A addictive traditional brew is being served courtesy of  award-winning fiddle player James M Law, versatile & tasteful guitarist Graeme McGillivray and award-winning bodhrán player Jacob McCauley. Stylish, delicate at times and mostly energetic, Nua is a trio that’s sure to captivate and please listeners. I am a big fan of Jacob McCauley’s drumming style as he brings layers of expression to the bodhran. Graeme McGillivray’s wispy strums create an envelope of steady rhythm to the laser preciseness of James M Law’s fiddling.

NUA live in Guelph, April 2012. Original composition by NUA

NUA is an innovative new trad trio, bringing a fresh and unique sound to traditional music, creating their own distinctive flavour with both original and traditional compositions from Ireland and Scotland. Based in Toronto, Canada, NUA consists of three members: award-winning fiddle player James M Law, versatile & tasteful guitarist Graeme McGillivray and award-winning bodhrán player Jacob McCauley. The interaction between the three is what really makes the music shine, whether it be their soaring melodies or tasteful grooves. The trio is also well known for their exciting incorporation of odd time signatures and poly rhythms, which give the music an electrifying lift and spontaneity.

Each member adds their own distinctive sound and influence to the music. Although they are a trio with a sole melody player, the brilliant multi-tasking of each member is demonstrated countless times with perhaps a guitar-driven flat-picked melody, rhythmic fiddle playing, or melodic bodhrán playing to add to the mix. The ability for each member to take on multiple roles is one of the staples of NUA. This adds to a thrilling live experience, and a “you just don’t know what’s coming next” approach!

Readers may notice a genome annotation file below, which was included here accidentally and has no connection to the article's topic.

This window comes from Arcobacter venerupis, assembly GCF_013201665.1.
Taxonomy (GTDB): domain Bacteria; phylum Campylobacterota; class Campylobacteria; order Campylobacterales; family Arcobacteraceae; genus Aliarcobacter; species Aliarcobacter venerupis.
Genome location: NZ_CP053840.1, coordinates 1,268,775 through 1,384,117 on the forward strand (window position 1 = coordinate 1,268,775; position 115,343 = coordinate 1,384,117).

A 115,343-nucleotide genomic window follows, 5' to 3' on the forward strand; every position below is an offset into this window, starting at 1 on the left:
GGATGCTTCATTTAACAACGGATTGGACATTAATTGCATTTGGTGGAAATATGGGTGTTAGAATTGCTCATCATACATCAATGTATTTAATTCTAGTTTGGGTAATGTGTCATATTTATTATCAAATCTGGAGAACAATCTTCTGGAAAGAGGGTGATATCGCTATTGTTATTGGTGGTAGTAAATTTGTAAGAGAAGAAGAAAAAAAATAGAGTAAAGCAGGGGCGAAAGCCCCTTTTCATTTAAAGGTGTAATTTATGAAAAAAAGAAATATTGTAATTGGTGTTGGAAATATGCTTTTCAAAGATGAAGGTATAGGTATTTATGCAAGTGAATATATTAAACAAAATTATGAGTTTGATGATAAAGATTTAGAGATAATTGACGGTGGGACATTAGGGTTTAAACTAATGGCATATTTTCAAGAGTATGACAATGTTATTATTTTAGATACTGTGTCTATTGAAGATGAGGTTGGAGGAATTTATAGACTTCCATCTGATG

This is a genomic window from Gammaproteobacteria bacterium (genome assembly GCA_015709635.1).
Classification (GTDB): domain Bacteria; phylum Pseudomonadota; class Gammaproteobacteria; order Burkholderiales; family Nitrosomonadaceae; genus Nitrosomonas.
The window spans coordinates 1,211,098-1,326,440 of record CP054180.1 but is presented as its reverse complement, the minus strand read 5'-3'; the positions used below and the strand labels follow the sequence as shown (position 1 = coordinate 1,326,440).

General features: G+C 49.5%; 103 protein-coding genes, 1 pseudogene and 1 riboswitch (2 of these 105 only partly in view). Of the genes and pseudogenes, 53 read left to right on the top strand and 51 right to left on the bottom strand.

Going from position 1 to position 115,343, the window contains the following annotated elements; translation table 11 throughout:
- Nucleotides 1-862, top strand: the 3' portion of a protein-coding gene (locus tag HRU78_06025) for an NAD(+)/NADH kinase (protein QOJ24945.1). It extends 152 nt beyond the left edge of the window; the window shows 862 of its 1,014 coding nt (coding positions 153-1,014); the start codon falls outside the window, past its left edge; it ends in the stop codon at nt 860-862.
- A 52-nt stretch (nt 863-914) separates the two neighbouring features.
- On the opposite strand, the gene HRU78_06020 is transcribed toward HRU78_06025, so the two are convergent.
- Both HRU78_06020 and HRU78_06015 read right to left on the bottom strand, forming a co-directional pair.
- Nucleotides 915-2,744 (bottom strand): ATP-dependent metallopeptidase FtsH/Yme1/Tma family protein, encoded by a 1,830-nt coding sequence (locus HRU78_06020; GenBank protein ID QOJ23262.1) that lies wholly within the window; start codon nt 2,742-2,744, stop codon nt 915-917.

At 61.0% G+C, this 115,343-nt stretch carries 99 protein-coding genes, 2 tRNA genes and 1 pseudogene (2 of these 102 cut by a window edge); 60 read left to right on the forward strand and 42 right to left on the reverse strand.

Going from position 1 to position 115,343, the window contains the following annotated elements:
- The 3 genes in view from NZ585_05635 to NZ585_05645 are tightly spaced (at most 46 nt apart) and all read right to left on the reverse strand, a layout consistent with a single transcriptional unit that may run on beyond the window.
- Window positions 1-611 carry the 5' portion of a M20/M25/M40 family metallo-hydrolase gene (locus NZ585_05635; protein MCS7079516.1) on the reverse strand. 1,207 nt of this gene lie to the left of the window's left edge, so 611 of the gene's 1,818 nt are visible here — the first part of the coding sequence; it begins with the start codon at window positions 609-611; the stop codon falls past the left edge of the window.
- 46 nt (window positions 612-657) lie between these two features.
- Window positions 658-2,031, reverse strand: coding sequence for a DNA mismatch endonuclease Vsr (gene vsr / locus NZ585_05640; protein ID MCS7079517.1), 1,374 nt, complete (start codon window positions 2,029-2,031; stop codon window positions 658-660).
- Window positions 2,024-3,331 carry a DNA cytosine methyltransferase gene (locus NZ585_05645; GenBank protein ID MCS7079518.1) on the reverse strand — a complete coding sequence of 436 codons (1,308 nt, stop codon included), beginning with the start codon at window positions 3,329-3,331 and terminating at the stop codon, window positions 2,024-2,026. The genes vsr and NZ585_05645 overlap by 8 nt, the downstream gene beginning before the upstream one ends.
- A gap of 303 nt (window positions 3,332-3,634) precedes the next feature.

NUA is currently preparing for the release of their first E.P and their debut album to be released early 2013.

More of Nua here:

Hillside Festival and Riverside Celtic Society (Updated)



It is an exciting year for award-winning Canadian bodhran player/teacher Jacob McCauley. Apart from the upcoming album launch, his hands are busy playing and teaching:

Looking forward to teaching a Bodhrán workshop at the Hillside Festival this year! I’m also very happy to have some musical support from James M Law and Graeme McGillivray playing some good ol’ traditional tunes mixed up with some of our own modern compositions. Should be a hoot!-Jacob McCauley

Below is a slideshow from the recent Riverside Celtic Society Performance, plus some old pictures they have. According to Jacob:

“We sadly had a recent friend and musician pass away so we uploaded many of some old photos”.

And of course a nice update:

“My trio’s EP is releasing soon and I should have a track to post soon as well so I will let you know about that as soon as I have more info. I also have been testing the new drum. Fun times!”

They have a nice site:

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Christian Hedwitschak and The Evolution of The Bodhrán (Interview)

Christian’s drums have added a new glamour to bodhran making . The beautiful veneers  on his shells, the elegant fittings, and the high quality finishes make his drums a must-have item. He is one of the big innovators and is always seeking how to improve the bodhran into an ultra modern drum. He uses the latest materials in shell design to keep ahead of other makers. His ideas have had great influence on the bodhran as we now know it….an instrument equal in prestige to any other musical instrument.
– Seamus O´Kane

From a “percussive instrument” to a “tonal-like instrument” the heartbeat of Irish music has come a long way.

I know Christian Hedwitschak through his bodhran designs for Canadian award-winning percussionist Jacob McCauley. These are huge instruments. They are stunning in their unique designs. They also make deep tonal sounds. Any bodhran player will go gaga over the look and feel of the Hedwitschak bodhrans.

Christian has been a master cabinet maker before venturing into making bodhrans. Now his own line is known all over the world. His Philosophy states: “Being a master cabinet maker and also a bodhrán player, my aim is to build high quality instruments with several special features.